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Long-term access to vaccination across Europe (L8)

The one with housemate Rich and vaccines

When I was given my working group for Young Gasteiners and saw ‘vaccines’ on our list of sessions to attend, I struggled to think of how I could link this to my interest area of mental health.  As far as I was aware they haven’t made a vaccine they could’ve given me when born, to stop me freaking out with professional anxiety yet have they?  I wasn’t sure, but I was willing to find out…

I start by taking a photo and sending it to an old house mate ‘Rich’ who is just finishing a PhD in vaccine use across the UK to make him jealous.  The room starts half empty, I put that down to fact it was last day of 3 intense days of networking, thinking, making ‘hmmm’ noises, nodding in agreement and … well late night networking, but it did start to fill up as the session went on.

Natasha Azzopardi-Muscat moderating says EU is responding to growing concerns, and people’s imagination running wild, with measles outbreaks STILL HAPPENING in our day and age.  I think of Rich and how this information would rile him mad, as he is a ‘pro-vaccine’ campaigner.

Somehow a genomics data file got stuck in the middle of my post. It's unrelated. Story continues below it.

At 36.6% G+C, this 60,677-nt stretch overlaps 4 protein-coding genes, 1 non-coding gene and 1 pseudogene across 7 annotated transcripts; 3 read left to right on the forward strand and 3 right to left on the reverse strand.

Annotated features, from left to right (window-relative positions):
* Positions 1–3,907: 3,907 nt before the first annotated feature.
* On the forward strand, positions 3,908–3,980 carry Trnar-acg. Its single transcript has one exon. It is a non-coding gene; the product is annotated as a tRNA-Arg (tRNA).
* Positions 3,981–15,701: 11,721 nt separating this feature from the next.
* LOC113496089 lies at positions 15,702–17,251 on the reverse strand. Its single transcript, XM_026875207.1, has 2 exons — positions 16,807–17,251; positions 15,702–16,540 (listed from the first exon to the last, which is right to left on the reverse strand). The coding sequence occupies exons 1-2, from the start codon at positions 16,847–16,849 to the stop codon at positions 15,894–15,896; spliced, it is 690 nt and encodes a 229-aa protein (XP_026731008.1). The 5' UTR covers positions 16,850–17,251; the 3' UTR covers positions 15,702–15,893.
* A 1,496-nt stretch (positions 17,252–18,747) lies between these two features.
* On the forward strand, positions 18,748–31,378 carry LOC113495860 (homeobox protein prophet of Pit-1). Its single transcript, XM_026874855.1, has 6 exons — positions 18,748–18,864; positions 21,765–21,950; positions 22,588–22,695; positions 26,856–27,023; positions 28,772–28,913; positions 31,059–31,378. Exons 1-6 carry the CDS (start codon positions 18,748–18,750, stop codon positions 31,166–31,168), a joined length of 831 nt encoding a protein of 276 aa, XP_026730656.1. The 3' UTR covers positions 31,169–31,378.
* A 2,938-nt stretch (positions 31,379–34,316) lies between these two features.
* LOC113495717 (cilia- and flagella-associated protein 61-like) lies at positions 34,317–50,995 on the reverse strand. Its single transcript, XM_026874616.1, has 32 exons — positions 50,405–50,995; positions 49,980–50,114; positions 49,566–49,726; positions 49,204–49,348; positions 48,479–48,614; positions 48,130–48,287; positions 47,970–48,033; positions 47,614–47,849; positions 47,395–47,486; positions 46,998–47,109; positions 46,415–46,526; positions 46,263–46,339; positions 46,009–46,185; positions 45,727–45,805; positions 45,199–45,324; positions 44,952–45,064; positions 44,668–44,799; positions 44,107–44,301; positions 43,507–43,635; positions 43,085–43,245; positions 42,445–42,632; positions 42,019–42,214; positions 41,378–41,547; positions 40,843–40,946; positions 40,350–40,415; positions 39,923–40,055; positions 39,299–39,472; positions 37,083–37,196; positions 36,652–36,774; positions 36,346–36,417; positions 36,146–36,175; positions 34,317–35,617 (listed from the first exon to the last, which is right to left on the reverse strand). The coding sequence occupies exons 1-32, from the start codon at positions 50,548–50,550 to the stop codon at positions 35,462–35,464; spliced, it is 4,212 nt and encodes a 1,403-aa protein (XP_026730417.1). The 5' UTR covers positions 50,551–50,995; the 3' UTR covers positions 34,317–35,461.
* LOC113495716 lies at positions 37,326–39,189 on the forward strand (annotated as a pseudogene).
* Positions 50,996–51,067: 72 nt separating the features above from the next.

Kicking off An Baeyens from the European Commission gave us a refresh on what procurement is at an EU level.  In a nutshell, it appears to be something that ensures all services that public authorities’ commission, have to meet the EU rules.  They are there to ensure best value for money happens….NOT to force member states to privatise healthcare services, so we are told.  Maybe Rich could enlighten me on this when I get home.

Italy in 2017 created a Compulsory Vaccination Law!!  This is a brave and bold, and a hefty 500 euro fine for non-compliance after primary school age. Since it has started, there has been an obvious increase in vaccinations being had. Carlo Signorelli said that this is constantly o going in the political realm and looks to stay that way for some time to come. I think Rich would definitely be happy to see something similar to this in the UK…maybe.